Yuman Tribe

Yuman Indians. An important linguistic family whose tribes before being gathered on reservations occupied an extensive territory in the extreme south west portion of the United States and north Lower California, including much of the valley of Colorado River, the lower valley of the Gila, and all of extreme south California. The family was formerly supposed to include also the Seri of west Sonora and Tiburon Islands in the Gulf of California, but these have been determined to belong to a distinct stock (the Serian) bearing no linguistic relation to any of the tribes within the United States, while the tribes that occupied the south half of Lower California, so far as can be judged from the meager linguistic evidence, belong to another family yet unnamed. These latter were distinguishable from the Yuman tribes as being probably the lowest in culture of any Indians of North America, for their inhospitable environment, which made them wanderers, was unfavorable to the foundation of government, even of the rude and unstable kind elsewhere found. The names of a large number of rancherias or villages have been preserved, and as many of these antedated mission rule, they indicate that their occupants had at least entered upon a rude social life and lived under some sort of recognized authority, though less definite and binding than among most other tribes. There are also the natives of not a few of the divisions usually termed tribes, but the limits of country claimed by these and their inter-relations are almost unknown. Father Baegert, who is perhaps the best authority on the Lower California Indians, gave five distinct languages, which represented as many divisions or groups of tribes. These were, from the north southward: Cochimi, Laimon (usually considered a branch of Cochimi), Waicuri, Uchiti (usually considered a branch of Waicuri), and Pericu. Of these, however, only the Cochimi can be definitely regarded as Yuman. Later authorities usually recognize but three linguistic divisions for Lower California, viz, Pericu, Waicuri (a distinct stock), and Cochimi, the last occupying the peninsula north of about lat. 26°. This is a very unsatisfactory grouping, as it is improbable that a single language, the Cochimi, extended over 6 degrees of latitude; but it is the best that can be made in our present lack of knowledge, and the linguistic groups may be accepted as divisional names under which to group the numerous rancherias in which these now extinct tribes lived.

Passing from the south to the north end of the peninsula a marked change for the better was observed. The social groups appear to have been better defined; the tribes made fine basketry and pottery, and in many other ways were further advanced. They lived in communal huts, very well constructed of cottonwood and well thatched. No better example of the power of environment to better mans condition can be found than that shown as the lower Colorado is reached. Here are tribes of the same family, remarkable not only for their fine physical development, but living in settled villages with well-defined tribal lines, practicing a rude but effective agriculture, and well advanced in many primitive Indian arts. The usual Indian staples were raised except tobacco, these tribes preferring a wild tobacco of their region to the cultivated. None of the Colorado River tribes borrowed the art of irrigation from the Pueblo peoples, consequently their crops often suffered from drought. All of them depended more or less on the chase—the river tribes less, those of the interior more. Mezquite beans, piton nuts, tornillas, and various seeds and roots were important articles of food. None of them were boatmen; in crossing rivers and transporting their goods they employed rude rafts, or balsas, made of bundles of reeds or twigs. Apparently all the river tribes cremated their dead, and with them all articles of personal property. The climate favored nudity, the men wearing only the breechcloth, and not always that, while women were content with a short petticoat made of strips of bark.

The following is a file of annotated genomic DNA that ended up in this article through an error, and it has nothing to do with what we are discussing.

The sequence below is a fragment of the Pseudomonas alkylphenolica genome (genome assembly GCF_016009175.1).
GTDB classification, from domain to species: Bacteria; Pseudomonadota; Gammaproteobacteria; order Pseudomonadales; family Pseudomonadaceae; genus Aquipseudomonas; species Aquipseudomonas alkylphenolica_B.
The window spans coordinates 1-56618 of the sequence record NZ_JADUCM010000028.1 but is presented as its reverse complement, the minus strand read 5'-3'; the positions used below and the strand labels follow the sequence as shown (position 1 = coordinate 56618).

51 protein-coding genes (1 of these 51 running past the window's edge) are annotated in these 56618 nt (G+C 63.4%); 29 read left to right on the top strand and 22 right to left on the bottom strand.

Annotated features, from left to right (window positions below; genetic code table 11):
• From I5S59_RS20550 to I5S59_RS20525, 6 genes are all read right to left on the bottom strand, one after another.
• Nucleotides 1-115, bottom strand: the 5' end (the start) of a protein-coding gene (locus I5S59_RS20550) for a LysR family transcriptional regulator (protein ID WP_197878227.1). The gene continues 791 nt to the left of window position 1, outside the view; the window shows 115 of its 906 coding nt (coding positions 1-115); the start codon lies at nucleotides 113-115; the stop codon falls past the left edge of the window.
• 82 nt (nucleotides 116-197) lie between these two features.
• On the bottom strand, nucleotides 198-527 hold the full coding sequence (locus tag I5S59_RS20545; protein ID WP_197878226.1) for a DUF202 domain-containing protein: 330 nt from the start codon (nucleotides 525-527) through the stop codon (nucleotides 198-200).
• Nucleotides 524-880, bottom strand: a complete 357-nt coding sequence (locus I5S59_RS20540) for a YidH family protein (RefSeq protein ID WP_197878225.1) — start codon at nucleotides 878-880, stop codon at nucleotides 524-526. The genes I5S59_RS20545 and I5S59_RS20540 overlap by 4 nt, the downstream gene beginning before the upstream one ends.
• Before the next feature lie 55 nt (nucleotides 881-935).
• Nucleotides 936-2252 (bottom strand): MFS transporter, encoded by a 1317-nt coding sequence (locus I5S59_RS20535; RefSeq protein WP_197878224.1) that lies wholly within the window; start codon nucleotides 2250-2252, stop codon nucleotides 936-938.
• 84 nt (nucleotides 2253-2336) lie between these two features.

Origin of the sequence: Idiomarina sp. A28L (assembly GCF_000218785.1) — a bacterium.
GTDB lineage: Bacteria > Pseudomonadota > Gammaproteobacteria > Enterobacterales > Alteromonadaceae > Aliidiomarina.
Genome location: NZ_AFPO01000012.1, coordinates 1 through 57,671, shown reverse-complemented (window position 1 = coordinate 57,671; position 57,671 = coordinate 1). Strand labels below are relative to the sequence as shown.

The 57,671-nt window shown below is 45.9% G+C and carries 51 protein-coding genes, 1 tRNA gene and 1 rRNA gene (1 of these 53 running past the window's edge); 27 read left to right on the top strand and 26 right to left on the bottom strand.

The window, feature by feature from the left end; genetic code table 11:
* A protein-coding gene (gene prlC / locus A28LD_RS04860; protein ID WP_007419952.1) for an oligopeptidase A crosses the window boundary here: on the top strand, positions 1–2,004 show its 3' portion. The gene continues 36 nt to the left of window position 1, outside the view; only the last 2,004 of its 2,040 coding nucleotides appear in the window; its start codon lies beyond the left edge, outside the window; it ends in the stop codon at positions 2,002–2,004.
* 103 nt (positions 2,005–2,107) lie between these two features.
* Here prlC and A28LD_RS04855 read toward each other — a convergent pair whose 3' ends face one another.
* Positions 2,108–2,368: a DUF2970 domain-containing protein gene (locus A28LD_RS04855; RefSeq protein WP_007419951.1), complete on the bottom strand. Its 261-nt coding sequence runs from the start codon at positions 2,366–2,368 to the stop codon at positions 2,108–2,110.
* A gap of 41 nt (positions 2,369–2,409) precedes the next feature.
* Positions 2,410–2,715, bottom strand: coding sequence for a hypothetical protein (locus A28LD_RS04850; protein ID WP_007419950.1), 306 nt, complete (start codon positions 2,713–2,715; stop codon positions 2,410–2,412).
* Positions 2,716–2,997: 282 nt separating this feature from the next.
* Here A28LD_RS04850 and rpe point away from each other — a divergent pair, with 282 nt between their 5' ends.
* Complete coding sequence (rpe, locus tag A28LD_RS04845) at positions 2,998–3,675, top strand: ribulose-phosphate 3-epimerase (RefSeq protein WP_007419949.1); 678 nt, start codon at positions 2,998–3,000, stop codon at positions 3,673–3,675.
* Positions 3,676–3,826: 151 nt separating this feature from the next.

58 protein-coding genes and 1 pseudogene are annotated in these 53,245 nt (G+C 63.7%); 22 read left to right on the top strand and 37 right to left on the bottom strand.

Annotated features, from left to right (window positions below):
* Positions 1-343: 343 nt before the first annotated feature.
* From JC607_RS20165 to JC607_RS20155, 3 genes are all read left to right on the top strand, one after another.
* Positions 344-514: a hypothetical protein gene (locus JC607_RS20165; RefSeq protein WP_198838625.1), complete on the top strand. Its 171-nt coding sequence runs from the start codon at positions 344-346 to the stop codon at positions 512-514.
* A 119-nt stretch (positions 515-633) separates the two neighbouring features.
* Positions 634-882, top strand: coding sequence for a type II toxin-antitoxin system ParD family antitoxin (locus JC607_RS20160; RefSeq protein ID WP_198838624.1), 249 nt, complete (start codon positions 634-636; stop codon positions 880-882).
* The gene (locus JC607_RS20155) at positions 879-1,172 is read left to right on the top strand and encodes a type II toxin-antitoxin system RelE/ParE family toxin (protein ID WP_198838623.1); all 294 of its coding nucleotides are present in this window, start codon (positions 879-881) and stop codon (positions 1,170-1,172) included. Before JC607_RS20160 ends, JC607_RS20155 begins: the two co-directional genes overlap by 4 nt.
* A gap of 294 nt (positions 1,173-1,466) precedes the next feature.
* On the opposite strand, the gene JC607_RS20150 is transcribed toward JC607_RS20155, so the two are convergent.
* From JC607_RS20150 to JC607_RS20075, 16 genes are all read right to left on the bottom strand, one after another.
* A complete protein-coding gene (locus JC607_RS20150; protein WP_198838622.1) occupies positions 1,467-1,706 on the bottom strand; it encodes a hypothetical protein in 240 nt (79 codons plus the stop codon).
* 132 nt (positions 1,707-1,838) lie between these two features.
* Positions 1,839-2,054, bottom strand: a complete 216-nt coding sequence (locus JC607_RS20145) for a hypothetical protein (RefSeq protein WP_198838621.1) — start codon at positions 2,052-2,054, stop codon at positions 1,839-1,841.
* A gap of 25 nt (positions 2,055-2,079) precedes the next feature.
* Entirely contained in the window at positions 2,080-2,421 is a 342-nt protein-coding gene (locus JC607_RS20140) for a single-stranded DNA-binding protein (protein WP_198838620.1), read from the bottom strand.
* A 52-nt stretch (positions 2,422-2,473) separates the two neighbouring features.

Regarding the character of the tribes of the Rio Colorado in the 18th century, Fray Francisco Garcés 1 says: “The Indian men of its banks are well-formed, and the Indian women fat and healthy; the adornment of the men, as far as the Jamajabs [Mohave], is total nudity; that of the women is reduced to certain short and scanty petticoats of the bark of trees; they bathe at all seasons, and arrange the hair, which they always wear long, in diverse figures, utilizing for this purpose a kind of gum or sticky stud. Always are they painted, some with black, others with red, and many with all colors. All those of the banks of the river are very generous and lovers of their country, in which they do not hunt game because they abound in all provisions.”

Important tribes of the northern Yuman area are the Cocopa, Diegueño, Havasupai, Maricopa, Mohave, Tonto, Walapai, Yavapai, and Yuma. These differ considerably, both physically and otherwise, the river tribes being somewhat superior to the others. The Yuma are a fine people, rather superior to the Cocopa, although closely resembling them physically.
The population of the Yuman tribes within the United States numbered about 3,700 in 1909.

In addition to the tribes mentioned, the following were also of Yuman affinity, but so far as known they are either extinct or their tribal identity has been lost: Aguachacha, Bahacecha, Cajuenche, Coanopa, Cocoueahra (?), Gualta, Guamua, Guanabepe, Haglli, Hoabonoma, Iguanes, Japul, Kivezaku, Ojiopas, Quigyuma, Quilmurs, Sakuma, Tzekupama.Citations:

  1. Garcés, Diary, 1775-76, 435, 1900[]


Hodge, Frederick Webb, Compiler. The Handbook of American Indians North of Mexico. Bureau of American Ethnology, Government Printing Office. 1906.

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